Live and Let Die (or, what you do when you’re home with pneumonia)

So I’m home sick on the day before we head out to Spring Break. If it was just a cough or fever, I would have gone in and taught my classes. Unfortunately, I have pneumonia and the wife forbade me to leave the house. (This is why married men live longer than single men.)

On my unexpected day off, I looked for ways to keep myself busy. I woke up at about 5:30am and composed some emails. I then realized that the NCAA tournament games would be on, but not until 10 or so. So I did what any responsible person would do to kill time…I played video games.

My favorite game to de-stress is Titanfall. It’s an old game at this point, but it still gets my adrenaline pumping. What’s more fun than piloting a machine and killing other players with high powered weaponry? It’s played totally online as a multiplayer so there must have been quite a few other people with pneumonia today because I didn’t wait long to get games going. While I ran around with my Sniper rifle, Spitfire, or Shotgun, I began to reflect on the lessons playing the game had taught me.

Don’t Fear the Reaper


When I first started playing, I was rather shy. My technique was to hide in buildings and avoid dying senselessly. My movement was calculated and I would consistently score the lowest on my team. This of course made me mad as I would have liked to be an asset and not a liability when working as a collaborative. I began to look very closely at the scores. It became apparent that even those that had died more often than I had, many times still scored higher.

My risk aversive behavior was not rewarded by the scoring matrix of the game. It was I will not dying as much as the other players, but I was not killing pilots, grunts, specters (robots), and Titans as often either. My fear was stopping me from advancement. My being ‘cautious’ stopped me from advancing.

Know Your Turf

The other disadvantage to playing maps online it that the first dozen times through you can’t really strategize because you have no idea what the maps actually look like. Other players will ambush you and use your ignorance to their advantage. By soldiering through this, and endearing the often painful blows to one’s ego, one begins to understand the WHERE that allows you to do the HOW. You begin to memorize the placement of walls, where other players will respawn, and which weapons to use in which situations. There is no shortcut to this information. It has to be played through to be realized and appreciated.

It is often this way during class. Students would like things to be explained to them that have to be experienced to be understood. This is why hands-on learning is so powerful. This is why field trips are so powerful. This is why speaking to one another is so powerful. Teachers are often in a hurry for students to “get it” rather than being patient with them and allowing them to make the connections necessary for successful. Often a period of patience in the beginning will allow a student to advance far more rapidly later on.

Don’t Playa Hate, Communicate


One of the things I had to do very quickly is get over myself. I didn’t really understand this until I was playing against a team that each had their mics turned on during the game. No one on my team had their mics “hot” and though mine was plugged in, I was silent as I didn’t want to embarrass myself. The team with the microphones DESTROYED us. They coordinated their attacks and isolated the players on my team. There was no way for use to combat this as we were all silent.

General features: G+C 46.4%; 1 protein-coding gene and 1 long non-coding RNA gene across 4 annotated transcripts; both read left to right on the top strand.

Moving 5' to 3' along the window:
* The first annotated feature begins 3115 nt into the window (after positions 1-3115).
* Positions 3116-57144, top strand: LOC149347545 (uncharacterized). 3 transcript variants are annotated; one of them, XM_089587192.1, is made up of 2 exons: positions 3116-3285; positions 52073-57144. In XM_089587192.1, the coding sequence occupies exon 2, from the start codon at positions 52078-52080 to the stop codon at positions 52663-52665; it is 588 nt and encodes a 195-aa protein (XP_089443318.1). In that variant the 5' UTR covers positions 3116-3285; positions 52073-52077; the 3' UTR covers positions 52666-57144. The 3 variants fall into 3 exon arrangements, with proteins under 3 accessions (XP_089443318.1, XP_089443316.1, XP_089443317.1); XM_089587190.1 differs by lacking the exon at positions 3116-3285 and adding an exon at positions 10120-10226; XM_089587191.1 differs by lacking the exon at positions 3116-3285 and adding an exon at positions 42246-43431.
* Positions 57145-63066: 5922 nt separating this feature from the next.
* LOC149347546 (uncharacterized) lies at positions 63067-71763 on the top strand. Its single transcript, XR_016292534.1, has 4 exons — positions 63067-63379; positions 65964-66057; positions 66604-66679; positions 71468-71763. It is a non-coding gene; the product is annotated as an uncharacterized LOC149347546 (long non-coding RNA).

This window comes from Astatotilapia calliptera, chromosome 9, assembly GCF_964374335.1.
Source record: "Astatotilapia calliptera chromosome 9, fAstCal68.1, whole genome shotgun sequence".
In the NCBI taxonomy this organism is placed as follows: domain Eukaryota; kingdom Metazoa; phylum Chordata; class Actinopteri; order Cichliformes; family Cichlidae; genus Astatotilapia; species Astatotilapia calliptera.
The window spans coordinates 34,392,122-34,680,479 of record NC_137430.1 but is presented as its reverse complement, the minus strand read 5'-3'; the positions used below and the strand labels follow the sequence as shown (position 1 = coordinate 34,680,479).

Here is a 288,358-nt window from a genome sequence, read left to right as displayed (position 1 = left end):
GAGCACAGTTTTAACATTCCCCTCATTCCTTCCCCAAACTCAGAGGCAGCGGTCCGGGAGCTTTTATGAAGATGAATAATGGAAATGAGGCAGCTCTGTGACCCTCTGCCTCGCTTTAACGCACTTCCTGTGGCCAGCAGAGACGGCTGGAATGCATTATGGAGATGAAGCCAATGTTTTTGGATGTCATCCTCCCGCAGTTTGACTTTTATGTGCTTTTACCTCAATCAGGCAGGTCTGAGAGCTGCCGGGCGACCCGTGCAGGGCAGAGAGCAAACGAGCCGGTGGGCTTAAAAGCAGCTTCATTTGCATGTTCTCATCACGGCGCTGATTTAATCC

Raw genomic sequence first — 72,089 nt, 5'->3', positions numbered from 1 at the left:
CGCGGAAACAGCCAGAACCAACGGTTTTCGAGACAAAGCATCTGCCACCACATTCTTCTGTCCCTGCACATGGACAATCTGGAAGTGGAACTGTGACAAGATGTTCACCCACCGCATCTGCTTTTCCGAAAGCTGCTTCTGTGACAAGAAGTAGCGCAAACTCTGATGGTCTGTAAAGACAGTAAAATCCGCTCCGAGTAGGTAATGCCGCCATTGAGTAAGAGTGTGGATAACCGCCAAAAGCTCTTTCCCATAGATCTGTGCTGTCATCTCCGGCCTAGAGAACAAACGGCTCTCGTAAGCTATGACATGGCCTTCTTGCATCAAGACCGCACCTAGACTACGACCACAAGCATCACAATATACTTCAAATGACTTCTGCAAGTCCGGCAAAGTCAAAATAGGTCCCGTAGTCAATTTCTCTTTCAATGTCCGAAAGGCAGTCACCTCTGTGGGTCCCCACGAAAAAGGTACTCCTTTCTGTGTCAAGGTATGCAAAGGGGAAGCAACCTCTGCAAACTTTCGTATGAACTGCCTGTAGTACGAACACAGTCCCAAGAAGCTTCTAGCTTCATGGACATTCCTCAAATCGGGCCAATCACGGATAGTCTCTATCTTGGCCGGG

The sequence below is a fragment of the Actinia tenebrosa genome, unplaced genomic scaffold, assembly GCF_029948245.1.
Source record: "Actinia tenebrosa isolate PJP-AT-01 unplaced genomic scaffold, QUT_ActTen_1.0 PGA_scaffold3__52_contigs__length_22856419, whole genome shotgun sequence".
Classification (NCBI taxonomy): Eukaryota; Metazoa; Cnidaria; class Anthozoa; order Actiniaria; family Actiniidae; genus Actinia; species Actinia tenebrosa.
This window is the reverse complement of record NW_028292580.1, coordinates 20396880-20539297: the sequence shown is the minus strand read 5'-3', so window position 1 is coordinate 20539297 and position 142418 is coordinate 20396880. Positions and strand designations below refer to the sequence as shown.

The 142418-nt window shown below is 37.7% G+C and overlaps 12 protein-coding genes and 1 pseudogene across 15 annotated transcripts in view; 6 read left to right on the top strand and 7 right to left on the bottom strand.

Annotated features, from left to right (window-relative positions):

If you don’t work together in a tangible and authentic way, you can’t accomplish very much. That team kicked our butts 3 more times before we got wise to their strategy and began using our microphones. Many times, we feel weak when we ask for help and the need for collaboration is often interpreted as “I’m not good enough on my own.” We often wish to suffer rather than admit that a different point of view might be what’s need to be successful. I’ve never seen a team of Pilots not using mics defeat a team all using mics since I’ve been playing. There’s got to be something to that.

What If: PD vs Paying for Observation Time

by @weberswords

I am sitting in Austin-Bergstrom International Airport and I just ate some weird tacos. They weren’t like tacos I was used to that had chili powder and cumin to season them. I’m pretty sure it was just salt and pepper. They weren’t bad. They were just different. It got me thinking: Just because you sell tacos at a restaurant doesn’t mean those tacos are good and your recipe for tacos might not be the same as my recipe, but if all you ever eat is your own tacos you’ll never know any better or different.

Then, like almost all ideas I have I thought, “It’s like the classroom.” Probably one of the greatest crimes is that we never get to taste other tacos. We don’t get to see other teachers in action very often. You might say, “But, Webs, what if I, or my teachers, see a terrible teacher in action?” Great!! Now you know what not to do! You use non-examples in the classroom right? Guess what? They work in life too!! Crazy! I know!

Then I took it a step further. What if, for one school year, all the money normally spent on outside PD and conferences – time without kids – was spent on subs or whatever was needed to allow teachers to go watch each other teach when they had actual real life children in attendance? Yeah, not just adults pretending to be 8 year olds. Let’s face it, kids are like CEOs, we only get them for a short time each day and they can’t reschedule.

What if the teachers shared feedback and ideas before and after observations? With each other. With admin. With themselves via reflections. No outside paid for PD. Just observation. What if they kept portfolios along the way to demonstrate how they learned from the experience using tools we mentioned in the NEPF post?

What if…